Tag Archives: red cherry

Tippety top tomatoes

I think if I could only ever grow one thing, without a doubt it would have to be tomatoes. One of my earliest memories is helping my grandad in his greenhouse and even now, the smell of a greenhouse full of tomatoes on a sunny day takes me back to when I was three years old.

Since then I have always associated gardening with growing tomatoes before anything else…plus I love them!

In the past I have tried growing different varieties with mixed success. Central Scotland doesn’t have the same climate as Naples so the San Marzanos that you see dripping off Italian balconies did not quite live up to expectations. So this year I decided not to be clever and stick with what I know works and tastes good – Sungold, Red Cherry and Moneymaker (my grandad’s favourite).

Having started early, sowing my seeds in February, I then lost all my plants to frost in April. I started again, gutted at having lost my 7 week head start and finally, last week, my boys were all ready to be planted in their final growing spot.

My boys are raring to go.

 

 

 

 

 

 

 

Last year Mr Mac made me some troughs which I used for growing tomatoes, melons and squashes. The mistake I made was putting weed membrane along the bottom to stop the compost falling through. I did not put in any drainage either and I don’t think my plants were very happy.

This year, I learned from my mistake and filled the troughs full of stones first for drainage then added a layer of our own compost and topped the troughs up with growbag compost.

The troughs were filled with stones and gravel for drainage

They were then filled with a layer of our own compost and topped up with growbag compost.

 

 

 

 

 

 

 

 

 

 

 

 

 

 

Then I had to call on Mr Mac to do his special string trick! He thinks he saw Alan Titchmarsh doing this on tv but is not sure. It definitely works though. He runs wire along the roof of the greenhouse. Then he measures a length of string long enough to reach from the wire, down and underneath the rootball of the tomato plant, then back up to the wire. He then plants the tomato with the string underneath the roots and then ties both lengths of string to the wire. It should not be too tight but the tension can always be adjusted by untying the string on the wire and loosening or tightening as required.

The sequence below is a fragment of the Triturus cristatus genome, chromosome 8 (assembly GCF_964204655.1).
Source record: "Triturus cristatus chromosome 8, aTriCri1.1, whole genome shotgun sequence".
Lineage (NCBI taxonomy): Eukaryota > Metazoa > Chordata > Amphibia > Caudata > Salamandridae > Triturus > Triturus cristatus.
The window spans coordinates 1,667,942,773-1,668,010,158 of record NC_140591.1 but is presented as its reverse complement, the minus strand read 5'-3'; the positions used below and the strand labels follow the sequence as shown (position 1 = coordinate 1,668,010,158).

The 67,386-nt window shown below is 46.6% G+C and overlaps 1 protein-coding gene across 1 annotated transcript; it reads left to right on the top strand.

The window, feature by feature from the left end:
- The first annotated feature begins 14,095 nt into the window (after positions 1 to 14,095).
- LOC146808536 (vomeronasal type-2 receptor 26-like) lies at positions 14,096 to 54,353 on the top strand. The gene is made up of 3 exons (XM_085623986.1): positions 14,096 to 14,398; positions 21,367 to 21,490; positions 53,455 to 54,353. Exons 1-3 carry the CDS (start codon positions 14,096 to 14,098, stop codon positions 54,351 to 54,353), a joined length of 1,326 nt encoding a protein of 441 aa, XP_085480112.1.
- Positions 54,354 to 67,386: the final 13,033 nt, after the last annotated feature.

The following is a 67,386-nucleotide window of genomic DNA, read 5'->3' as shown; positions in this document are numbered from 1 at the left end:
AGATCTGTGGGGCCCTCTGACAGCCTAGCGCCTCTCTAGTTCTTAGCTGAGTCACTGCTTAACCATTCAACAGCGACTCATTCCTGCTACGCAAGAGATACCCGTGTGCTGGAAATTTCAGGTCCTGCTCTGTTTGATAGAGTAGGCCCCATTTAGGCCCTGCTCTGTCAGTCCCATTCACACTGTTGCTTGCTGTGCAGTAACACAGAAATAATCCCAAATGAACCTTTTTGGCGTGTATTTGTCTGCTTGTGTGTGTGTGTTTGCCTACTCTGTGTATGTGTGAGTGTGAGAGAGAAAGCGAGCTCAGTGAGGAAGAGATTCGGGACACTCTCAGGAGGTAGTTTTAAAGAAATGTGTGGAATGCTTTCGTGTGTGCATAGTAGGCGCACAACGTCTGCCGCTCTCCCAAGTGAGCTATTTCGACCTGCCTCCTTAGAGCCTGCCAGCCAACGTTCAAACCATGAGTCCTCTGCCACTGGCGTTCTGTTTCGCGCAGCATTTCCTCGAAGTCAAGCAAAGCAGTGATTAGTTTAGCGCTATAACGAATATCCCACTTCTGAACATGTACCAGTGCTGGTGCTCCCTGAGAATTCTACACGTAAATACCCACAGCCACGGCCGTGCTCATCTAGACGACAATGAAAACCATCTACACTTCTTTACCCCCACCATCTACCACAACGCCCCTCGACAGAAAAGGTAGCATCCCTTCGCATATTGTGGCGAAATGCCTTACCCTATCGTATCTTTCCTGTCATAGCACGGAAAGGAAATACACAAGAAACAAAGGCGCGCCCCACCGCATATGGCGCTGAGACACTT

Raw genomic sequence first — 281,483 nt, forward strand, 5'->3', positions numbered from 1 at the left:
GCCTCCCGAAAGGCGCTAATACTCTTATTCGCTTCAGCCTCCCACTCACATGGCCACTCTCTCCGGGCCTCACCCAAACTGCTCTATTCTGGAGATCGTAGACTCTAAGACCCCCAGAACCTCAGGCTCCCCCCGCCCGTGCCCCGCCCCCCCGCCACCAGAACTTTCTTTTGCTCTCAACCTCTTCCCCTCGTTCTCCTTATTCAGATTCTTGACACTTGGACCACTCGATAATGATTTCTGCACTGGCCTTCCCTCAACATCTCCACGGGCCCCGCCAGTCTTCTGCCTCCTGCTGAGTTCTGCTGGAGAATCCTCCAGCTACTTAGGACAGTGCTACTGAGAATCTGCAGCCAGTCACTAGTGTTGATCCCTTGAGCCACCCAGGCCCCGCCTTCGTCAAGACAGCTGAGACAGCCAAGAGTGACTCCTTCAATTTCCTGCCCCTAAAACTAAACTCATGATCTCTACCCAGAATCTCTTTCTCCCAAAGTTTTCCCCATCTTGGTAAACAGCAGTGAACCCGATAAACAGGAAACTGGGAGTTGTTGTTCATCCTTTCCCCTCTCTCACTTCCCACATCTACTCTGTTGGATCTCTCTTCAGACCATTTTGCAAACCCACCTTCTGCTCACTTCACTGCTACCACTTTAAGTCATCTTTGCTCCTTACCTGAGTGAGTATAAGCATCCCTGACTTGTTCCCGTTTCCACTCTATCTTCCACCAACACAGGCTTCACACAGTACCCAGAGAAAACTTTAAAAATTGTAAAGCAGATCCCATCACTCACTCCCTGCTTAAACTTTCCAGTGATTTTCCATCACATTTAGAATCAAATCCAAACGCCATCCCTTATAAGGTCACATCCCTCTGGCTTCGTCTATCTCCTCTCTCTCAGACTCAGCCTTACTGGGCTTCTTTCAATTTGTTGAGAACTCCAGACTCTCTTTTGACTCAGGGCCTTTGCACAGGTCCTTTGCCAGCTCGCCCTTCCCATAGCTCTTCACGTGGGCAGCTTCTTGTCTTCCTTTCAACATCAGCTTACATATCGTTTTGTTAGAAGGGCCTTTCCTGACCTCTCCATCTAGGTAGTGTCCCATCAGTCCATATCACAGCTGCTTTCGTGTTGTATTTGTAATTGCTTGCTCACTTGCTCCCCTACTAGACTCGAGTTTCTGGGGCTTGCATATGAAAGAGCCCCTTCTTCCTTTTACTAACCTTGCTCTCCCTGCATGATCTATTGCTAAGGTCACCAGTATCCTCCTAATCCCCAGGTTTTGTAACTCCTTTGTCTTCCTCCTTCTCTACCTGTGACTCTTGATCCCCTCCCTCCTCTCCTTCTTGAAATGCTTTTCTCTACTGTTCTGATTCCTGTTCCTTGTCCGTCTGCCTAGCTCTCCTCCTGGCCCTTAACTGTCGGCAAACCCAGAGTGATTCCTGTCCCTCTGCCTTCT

The string is under the roots of the tomato.

 

 

 

 

 

 

 

This means as the tomato grows you can wrap it round the string and this provides all the support it will need.

All happy in their new home!

 

 

 

 

 

 

 

Finally, I planted some French marigolds and basil in between the tomatoes to deter whitefly!

And then I had a little surprise when I went to plant some basil…

A little tomato plant is growing in the basil!

 

 

 

 

 

 

 

I checked my book and last year I planted the tomatoes on 25 April. This year it was 8 June! Now all we need is some sunshine although a friend told me that lining the greenhouse with foil or mirrors can increase the light to help them grow….I would prefer sunshine though so fingers crossed.

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Disaster has struck!

I knew it was cold last night as we had a thick white frost this morning and when I checked the temperature at 8am it was -4 degrees!

It never crossed my mind to look inside the greenhouses because, although it was cold, the frost would not get to the plants. However, I have just been out to check everything and I have lost quite a few plants. So far I have lost:

  • All Morning Glory plants – I was worried about these anyway as the leaves were becoming discoloured. All 18 are dead.
  • 68 Cosmos Plants
  • 14 Marigolds
  • 11 Sungold tomatoes
  • 9 Red Cherry tomatoes
  • 9 Moneymaker tomatoes

I am not so worried about the flowers as they all germinate quickly and will catch up. I am gutted about the tomatoes though. I planted them all on 19 February so they had a good head start. I have lost nearly 7 weeks but am going to have to start again.

The problem I have is that where I live in Central Scotland our summers can be mixed and are not famous for wall to wall sunshine. So if I have late tomatoes they will probably not get enough sunshine to ripen. This is why I always plant them so early so they get a head start and get the full benefit of any sunshine.

Now here is what I think I have done wrong. Last night I watered everything at 7pm. It was a clear night so the temperature (which was already low) would have plummeted very quickly. I think that even though the plants were protected from frost, the water must have frozen in the pots and modules and that is what has killed them. So from now on, or at least until there is no more risk of frost, I will water everything in the morning.

Not happy tomatoes